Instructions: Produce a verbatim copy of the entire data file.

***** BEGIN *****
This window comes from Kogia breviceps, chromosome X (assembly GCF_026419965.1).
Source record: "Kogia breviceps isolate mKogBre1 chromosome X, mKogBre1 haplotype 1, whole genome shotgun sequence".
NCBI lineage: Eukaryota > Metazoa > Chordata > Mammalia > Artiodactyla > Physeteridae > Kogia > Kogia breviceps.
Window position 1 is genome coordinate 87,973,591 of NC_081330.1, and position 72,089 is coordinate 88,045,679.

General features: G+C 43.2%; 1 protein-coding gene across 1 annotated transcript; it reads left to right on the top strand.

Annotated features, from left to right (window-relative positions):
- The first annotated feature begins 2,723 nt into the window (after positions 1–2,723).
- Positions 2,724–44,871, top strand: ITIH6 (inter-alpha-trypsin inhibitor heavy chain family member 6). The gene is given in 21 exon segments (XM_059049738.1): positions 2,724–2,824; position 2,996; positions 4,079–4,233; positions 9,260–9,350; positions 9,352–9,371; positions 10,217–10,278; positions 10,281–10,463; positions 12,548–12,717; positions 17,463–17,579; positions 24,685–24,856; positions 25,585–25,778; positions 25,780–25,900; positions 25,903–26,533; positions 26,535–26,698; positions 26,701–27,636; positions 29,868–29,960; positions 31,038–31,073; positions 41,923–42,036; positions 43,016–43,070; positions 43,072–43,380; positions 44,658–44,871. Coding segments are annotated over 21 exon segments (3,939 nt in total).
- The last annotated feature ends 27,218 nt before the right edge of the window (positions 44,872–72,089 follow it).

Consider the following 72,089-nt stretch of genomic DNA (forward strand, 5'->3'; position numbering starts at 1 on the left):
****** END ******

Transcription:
This window comes from Kogia breviceps, chromosome X (assembly GCF_026419965.1).
Source record: "Kogia breviceps isolate mKogBre1 chromosome X, mKogBre1 haplotype 1, whole genome shotgun sequence".
NCBI lineage: Eukaryota > Metazoa > Chordata > Mammalia > Artiodactyla > Physeteridae > Kogia > Kogia breviceps.
Window position 1 is genome coordinate 87,973,591 of NC_081330.1, and position 72,089 is coordinate 88,045,679.

General features: G+C 43.2%; 1 protein-coding gene across 1 annotated transcript; it reads left to right on the top strand.

Annotated features, from left to right (window-relative positions):
- The first annotated feature begins 2,723 nt into the window (after positions 1–2,723).
- Positions 2,724–44,871, top strand: ITIH6 (inter-alpha-trypsin inhibitor heavy chain family member 6). The gene is given in 21 exon segments (XM_059049738.1): positions 2,724–2,824; position 2,996; positions 4,079–4,233; positions 9,260–9,350; positions 9,352–9,371; positions 10,217–10,278; positions 10,281–10,463; positions 12,548–12,717; positions 17,463–17,579; positions 24,685–24,856; positions 25,585–25,778; positions 25,780–25,900; positions 25,903–26,533; positions 26,535–26,698; positions 26,701–27,636; positions 29,868–29,960; positions 31,038–31,073; positions 41,923–42,036; positions 43,016–43,070; positions 43,072–43,380; positions 44,658–44,871. Coding segments are annotated over 21 exon segments (3,939 nt in total).
- The last annotated feature ends 27,218 nt before the right edge of the window (positions 44,872–72,089 follow it).

Consider the following 72,089-nt stretch of genomic DNA (forward strand, 5'->3'; position numbering starts at 1 on the left):